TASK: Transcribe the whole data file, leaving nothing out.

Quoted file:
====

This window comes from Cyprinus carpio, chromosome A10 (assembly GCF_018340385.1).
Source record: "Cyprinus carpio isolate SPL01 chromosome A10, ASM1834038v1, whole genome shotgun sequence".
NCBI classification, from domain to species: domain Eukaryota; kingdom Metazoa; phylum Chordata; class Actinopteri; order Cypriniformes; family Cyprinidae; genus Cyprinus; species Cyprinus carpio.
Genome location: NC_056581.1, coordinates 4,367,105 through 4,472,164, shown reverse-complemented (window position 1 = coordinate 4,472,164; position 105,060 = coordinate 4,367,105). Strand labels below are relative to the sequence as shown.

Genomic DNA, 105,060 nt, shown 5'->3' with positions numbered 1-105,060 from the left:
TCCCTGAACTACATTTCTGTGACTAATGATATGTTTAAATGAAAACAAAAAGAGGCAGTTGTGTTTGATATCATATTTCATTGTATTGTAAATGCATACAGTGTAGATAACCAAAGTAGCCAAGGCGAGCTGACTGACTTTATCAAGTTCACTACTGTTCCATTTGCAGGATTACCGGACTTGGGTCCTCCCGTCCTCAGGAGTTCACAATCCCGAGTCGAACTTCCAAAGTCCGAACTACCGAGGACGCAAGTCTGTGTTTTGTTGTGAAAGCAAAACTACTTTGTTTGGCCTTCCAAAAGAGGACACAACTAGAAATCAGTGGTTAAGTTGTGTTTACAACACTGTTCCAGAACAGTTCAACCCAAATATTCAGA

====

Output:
This window comes from Cyprinus carpio, chromosome A10 (assembly GCF_018340385.1).
Source record: "Cyprinus carpio isolate SPL01 chromosome A10, ASM1834038v1, whole genome shotgun sequence".
NCBI classification, from domain to species: domain Eukaryota; kingdom Metazoa; phylum Chordata; class Actinopteri; order Cypriniformes; family Cyprinidae; genus Cyprinus; species Cyprinus carpio.
Genome location: NC_056581.1, coordinates 4,367,105 through 4,472,164, shown reverse-complemented (window position 1 = coordinate 4,472,164; position 105,060 = coordinate 4,367,105). Strand labels below are relative to the sequence as shown.

Genomic DNA, 105,060 nt, shown 5'->3' with positions numbered 1-105,060 from the left:
TCCCTGAACTACATTTCTGTGACTAATGATATGTTTAAATGAAAACAAAAAGAGGCAGTTGTGTTTGATATCATATTTCATTGTATTGTAAATGCATACAGTGTAGATAACCAAAGTAGCCAAGGCGAGCTGACTGACTTTATCAAGTTCACTACTGTTCCATTTGCAGGATTACCGGACTTGGGTCCTCCCGTCCTCAGGAGTTCACAATCCCGAGTCGAACTTCCAAAGTCCGAACTACCGAGGACGCAAGTCTGTGTTTTGTTGTGAAAGCAAAACTACTTTGTTTGGCCTTCCAAAAGAGGACACAACTAGAAATCAGTGGTTAAGTTGTGTTTACAACACTGTTCCAGAACAGTTCAACCCAAATATTCAGA